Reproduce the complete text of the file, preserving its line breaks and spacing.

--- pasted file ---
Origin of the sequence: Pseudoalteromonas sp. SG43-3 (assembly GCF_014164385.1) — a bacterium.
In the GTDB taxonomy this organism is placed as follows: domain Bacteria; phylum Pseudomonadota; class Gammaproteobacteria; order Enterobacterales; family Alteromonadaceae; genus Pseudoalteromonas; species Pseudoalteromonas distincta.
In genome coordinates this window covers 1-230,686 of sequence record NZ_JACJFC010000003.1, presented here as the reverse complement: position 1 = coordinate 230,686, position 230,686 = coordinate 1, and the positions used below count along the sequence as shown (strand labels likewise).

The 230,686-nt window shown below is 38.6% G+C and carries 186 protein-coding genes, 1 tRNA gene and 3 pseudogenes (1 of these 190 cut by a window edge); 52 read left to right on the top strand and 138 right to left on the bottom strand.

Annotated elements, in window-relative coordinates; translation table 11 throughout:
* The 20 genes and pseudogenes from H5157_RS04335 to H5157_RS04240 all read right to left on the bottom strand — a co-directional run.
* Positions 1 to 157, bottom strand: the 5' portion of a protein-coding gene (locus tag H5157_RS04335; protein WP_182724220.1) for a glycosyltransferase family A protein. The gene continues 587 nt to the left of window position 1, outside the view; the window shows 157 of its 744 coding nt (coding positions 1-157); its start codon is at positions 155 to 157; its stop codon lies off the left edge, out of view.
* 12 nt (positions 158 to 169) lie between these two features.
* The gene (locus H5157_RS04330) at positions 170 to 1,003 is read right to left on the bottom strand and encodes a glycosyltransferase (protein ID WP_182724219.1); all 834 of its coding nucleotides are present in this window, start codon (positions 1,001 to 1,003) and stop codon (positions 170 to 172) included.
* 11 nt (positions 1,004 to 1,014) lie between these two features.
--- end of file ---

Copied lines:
Origin of the sequence: Pseudoalteromonas sp. SG43-3 (assembly GCF_014164385.1) — a bacterium.
In the GTDB taxonomy this organism is placed as follows: domain Bacteria; phylum Pseudomonadota; class Gammaproteobacteria; order Enterobacterales; family Alteromonadaceae; genus Pseudoalteromonas; species Pseudoalteromonas distincta.
In genome coordinates this window covers 1-230,686 of sequence record NZ_JACJFC010000003.1, presented here as the reverse complement: position 1 = coordinate 230,686, position 230,686 = coordinate 1, and the positions used below count along the sequence as shown (strand labels likewise).

The 230,686-nt window shown below is 38.6% G+C and carries 186 protein-coding genes, 1 tRNA gene and 3 pseudogenes (1 of these 190 cut by a window edge); 52 read left to right on the top strand and 138 right to left on the bottom strand.

Annotated elements, in window-relative coordinates; translation table 11 throughout:
* The 20 genes and pseudogenes from H5157_RS04335 to H5157_RS04240 all read right to left on the bottom strand — a co-directional run.
* Positions 1 to 157, bottom strand: the 5' portion of a protein-coding gene (locus tag H5157_RS04335; protein WP_182724220.1) for a glycosyltransferase family A protein. The gene continues 587 nt to the left of window position 1, outside the view; the window shows 157 of its 744 coding nt (coding positions 1-157); its start codon is at positions 155 to 157; its stop codon lies off the left edge, out of view.
* 12 nt (positions 158 to 169) lie between these two features.
* The gene (locus H5157_RS04330) at positions 170 to 1,003 is read right to left on the bottom strand and encodes a glycosyltransferase (protein ID WP_182724219.1); all 834 of its coding nucleotides are present in this window, start codon (positions 1,001 to 1,003) and stop codon (positions 170 to 172) included.
* 11 nt (positions 1,004 to 1,014) lie between these two features.